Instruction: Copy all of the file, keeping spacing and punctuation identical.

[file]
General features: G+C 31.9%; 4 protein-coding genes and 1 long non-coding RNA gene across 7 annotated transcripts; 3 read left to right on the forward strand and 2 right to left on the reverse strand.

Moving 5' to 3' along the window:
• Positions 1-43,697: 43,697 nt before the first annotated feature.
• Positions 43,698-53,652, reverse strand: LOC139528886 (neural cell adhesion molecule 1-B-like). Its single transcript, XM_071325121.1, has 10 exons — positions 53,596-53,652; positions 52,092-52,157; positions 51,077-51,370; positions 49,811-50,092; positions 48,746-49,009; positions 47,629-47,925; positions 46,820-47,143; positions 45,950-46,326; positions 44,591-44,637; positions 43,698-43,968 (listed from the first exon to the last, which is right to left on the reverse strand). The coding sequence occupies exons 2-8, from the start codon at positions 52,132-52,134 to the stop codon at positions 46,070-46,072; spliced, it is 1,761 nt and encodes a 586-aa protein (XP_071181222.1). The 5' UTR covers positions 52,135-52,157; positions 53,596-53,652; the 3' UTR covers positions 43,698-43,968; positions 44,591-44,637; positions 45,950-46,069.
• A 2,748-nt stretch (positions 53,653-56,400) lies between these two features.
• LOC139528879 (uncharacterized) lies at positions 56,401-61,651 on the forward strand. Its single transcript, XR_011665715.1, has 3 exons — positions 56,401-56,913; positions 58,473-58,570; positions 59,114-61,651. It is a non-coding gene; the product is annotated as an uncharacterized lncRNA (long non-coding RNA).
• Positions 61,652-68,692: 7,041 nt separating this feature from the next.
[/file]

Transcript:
General features: G+C 31.9%; 4 protein-coding genes and 1 long non-coding RNA gene across 7 annotated transcripts; 3 read left to right on the forward strand and 2 right to left on the reverse strand.

Moving 5' to 3' along the window:
• Positions 1-43,697: 43,697 nt before the first annotated feature.
• Positions 43,698-53,652, reverse strand: LOC139528886 (neural cell adhesion molecule 1-B-like). Its single transcript, XM_071325121.1, has 10 exons — positions 53,596-53,652; positions 52,092-52,157; positions 51,077-51,370; positions 49,811-50,092; positions 48,746-49,009; positions 47,629-47,925; positions 46,820-47,143; positions 45,950-46,326; positions 44,591-44,637; positions 43,698-43,968 (listed from the first exon to the last, which is right to left on the reverse strand). The coding sequence occupies exons 2-8, from the start codon at positions 52,132-52,134 to the stop codon at positions 46,070-46,072; spliced, it is 1,761 nt and encodes a 586-aa protein (XP_071181222.1). The 5' UTR covers positions 52,135-52,157; positions 53,596-53,652; the 3' UTR covers positions 43,698-43,968; positions 44,591-44,637; positions 45,950-46,069.
• A 2,748-nt stretch (positions 53,653-56,400) lies between these two features.
• LOC139528879 (uncharacterized) lies at positions 56,401-61,651 on the forward strand. Its single transcript, XR_011665715.1, has 3 exons — positions 56,401-56,913; positions 58,473-58,570; positions 59,114-61,651. It is a non-coding gene; the product is annotated as an uncharacterized lncRNA (long non-coding RNA).
• Positions 61,652-68,692: 7,041 nt separating this feature from the next.